Although the disease had made it impossible for me to interact with my bandmates in any sort of normal, or human way, I held strong to my sense of professional duty and executed every show with all of the passion and showmanship I was hired to do. I was determined to not let the band or the audience down. In spite of the terrible US staff, the shows were a giant success.


When the tour was over, my body could somehow sense it had the all-clear to completely break down. A few days later I went into a full-blown thyroid storm. According to Heathline.com “a thyroid storm is a life-threatening health condition that is associated with untreated or undertreated hyperthyroidism. During thyroid storm, an individual's heart rate, blood pressure, and body temperature can soar to dangerously high levels. Without prompt, aggressive treatment, thyroid storm is often fatal.”


Although Japanese universal healthcare is superb, community clinics can be hit or miss. Some are run by lazy doctors who were probably lazy medical students. They coast through the day diagnosing everyone as having a cold or giving false diagnosis when they don’t understand the problem. I went to one of these clinics to find out what was happening to me. The doctor, an old woman named Saito, went through all of the motions of giving a thorough exam. She listened to my heart. Touched my neck. Listen to my lungs and had concluded that my shaking hands, racing heart, and endless waterfall of sweat was from of a lack of exercise and nutrition. I thought it was a preposterous diagnosis but there was nothing I could do.


A few days after my visit to Dr. Saito, I went to Enoshima and was having the hardest time keeping up with the group. They were racing to get to a dragon’s cave before it closed. I tried my best to keep up but I could barely walk. “What’s wrong with you!!! Hurry up!!!” They yelled. By the time I had reached the mouth of the cave, I was so dizzy I thought I would blackout. The stress caused some sort of temporary blindness. The whole world had been reduced to a fuzzy pinhole of light. After 5 to 10 minutes of rest, my body settled down and my vision came back. That episode was enough to prompt me to call a doctor friend, whose name was also Dr. Saito. I explained the symptoms over the phone. She insisted that I go to the hospital immediately. A quick blood test confirmed the diagnosis.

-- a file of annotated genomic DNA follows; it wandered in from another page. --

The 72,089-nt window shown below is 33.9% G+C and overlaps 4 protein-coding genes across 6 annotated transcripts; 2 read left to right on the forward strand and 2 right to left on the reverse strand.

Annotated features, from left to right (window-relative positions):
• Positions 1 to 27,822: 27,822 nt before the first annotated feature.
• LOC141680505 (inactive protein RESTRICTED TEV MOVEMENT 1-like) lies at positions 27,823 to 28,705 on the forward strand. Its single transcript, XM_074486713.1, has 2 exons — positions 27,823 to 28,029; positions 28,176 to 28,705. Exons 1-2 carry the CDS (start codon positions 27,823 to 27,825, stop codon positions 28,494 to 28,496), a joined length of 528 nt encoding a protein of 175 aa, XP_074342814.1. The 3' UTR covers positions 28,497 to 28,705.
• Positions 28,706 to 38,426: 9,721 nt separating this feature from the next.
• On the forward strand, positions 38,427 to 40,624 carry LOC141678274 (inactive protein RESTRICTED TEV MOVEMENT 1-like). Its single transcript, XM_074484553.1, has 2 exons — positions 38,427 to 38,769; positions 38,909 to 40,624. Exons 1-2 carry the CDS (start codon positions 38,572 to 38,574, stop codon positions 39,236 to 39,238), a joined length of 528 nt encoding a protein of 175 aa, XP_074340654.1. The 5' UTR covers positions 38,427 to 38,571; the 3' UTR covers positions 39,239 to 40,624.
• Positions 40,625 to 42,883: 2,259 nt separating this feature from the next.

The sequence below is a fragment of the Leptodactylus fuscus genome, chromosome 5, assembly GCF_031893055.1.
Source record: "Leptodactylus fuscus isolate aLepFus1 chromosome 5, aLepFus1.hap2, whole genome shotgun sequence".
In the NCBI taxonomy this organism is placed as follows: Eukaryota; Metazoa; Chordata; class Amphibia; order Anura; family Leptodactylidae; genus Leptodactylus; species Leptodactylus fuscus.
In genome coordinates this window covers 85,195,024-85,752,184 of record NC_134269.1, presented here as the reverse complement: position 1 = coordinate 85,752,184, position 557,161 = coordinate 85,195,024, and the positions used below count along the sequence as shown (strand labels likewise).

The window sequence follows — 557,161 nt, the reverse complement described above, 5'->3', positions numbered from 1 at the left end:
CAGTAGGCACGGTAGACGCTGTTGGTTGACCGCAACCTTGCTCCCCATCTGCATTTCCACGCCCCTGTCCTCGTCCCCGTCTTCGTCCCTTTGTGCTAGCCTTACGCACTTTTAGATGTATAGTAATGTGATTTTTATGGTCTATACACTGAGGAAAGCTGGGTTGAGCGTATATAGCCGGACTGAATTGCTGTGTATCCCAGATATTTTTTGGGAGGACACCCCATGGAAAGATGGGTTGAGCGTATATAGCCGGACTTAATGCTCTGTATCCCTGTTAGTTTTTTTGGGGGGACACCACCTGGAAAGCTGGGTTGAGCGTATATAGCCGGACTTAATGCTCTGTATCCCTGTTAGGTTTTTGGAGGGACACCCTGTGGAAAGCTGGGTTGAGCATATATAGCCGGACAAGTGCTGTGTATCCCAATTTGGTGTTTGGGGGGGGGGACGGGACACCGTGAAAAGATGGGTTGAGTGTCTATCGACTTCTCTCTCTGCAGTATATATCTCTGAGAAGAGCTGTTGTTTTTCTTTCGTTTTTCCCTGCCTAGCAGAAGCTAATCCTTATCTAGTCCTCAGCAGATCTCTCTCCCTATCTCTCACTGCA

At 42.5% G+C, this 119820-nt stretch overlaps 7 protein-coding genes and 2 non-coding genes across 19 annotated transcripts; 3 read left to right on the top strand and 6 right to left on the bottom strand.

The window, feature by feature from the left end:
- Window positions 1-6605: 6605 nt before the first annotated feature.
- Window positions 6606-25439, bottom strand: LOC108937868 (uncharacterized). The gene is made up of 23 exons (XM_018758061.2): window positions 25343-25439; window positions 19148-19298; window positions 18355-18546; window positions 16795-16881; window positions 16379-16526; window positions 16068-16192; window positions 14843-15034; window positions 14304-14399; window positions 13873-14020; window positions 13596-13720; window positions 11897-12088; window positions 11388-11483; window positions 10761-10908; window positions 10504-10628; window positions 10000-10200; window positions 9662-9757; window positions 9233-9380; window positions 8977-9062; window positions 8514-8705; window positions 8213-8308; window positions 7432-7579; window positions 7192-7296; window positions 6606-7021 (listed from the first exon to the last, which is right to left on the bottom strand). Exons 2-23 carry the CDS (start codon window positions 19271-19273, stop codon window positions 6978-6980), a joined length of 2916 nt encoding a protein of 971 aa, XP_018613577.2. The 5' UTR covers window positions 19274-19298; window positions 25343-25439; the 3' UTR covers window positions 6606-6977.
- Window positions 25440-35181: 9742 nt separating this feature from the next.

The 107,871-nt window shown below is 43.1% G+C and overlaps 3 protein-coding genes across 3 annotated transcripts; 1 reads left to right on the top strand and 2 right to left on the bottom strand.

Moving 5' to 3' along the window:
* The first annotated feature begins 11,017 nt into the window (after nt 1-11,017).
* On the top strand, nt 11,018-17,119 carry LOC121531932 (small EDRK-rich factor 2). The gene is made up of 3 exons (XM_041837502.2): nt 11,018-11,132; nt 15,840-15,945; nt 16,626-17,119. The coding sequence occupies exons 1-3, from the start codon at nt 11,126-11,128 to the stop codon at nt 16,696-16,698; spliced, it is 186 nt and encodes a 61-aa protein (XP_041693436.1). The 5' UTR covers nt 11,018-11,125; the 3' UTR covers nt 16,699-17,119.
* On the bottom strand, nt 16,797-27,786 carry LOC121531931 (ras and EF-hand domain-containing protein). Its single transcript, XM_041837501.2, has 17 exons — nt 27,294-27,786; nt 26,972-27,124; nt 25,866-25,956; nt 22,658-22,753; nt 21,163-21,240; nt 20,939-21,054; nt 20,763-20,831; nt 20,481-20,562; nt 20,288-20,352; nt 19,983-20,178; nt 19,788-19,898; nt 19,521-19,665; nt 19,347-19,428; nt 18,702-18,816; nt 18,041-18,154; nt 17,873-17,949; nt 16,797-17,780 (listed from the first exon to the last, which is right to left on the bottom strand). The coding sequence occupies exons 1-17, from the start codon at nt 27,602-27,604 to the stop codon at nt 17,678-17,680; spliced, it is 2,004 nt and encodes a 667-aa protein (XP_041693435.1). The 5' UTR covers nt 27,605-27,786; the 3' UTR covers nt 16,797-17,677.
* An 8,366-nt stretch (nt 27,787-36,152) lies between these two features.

I had to go to the hospital every day for a check, then once a week, then once a month. Each blood test cost 5,000 yen, which I thought was a lot. I was worried that the healthcare costs would be a problem because I spent 50,000 yen in the first month on blood tests and meds. If I compared that to what I would have paid in the US then I was lucky. According to the internet, it would have cost me more that 20,000 dollars in the US if I didn’t have insurance. I probably wouldn’t have had it because it is expensive and the preexisting condition would have disqualified me from getting it. The point of this story is that I was spared financial ruin because of Japanese universal healthcare. That’s why it has become the number one reason why I love living in Japan.


I am all better now. The disease has vanished or is in remission. Although it seems like a horrible story, it was actually what I needed. Life on the big stage was unpredictable and far from financially stable. I needed to take care of my young ones. Through the nuclear holocaust of my illness I was able to rebuild my life from the ashes. I used the down time to complete my graduate school studies. I gave low key lectures at Temple University, I started working at NHK and eventually, I reshaped my life into one that was more stable so that I could be in a better position to provide for my children, which was something that really meant a great deal to me. If I had gotten sick in America, I would have never been able to rebuild. I would have become and indentured servant, slaving to pay off my healthcare debt instead of rebuilding my life and taking care of the cost of raising kids.


Thank you, Japan, for taking good care of me. I will always love you for that.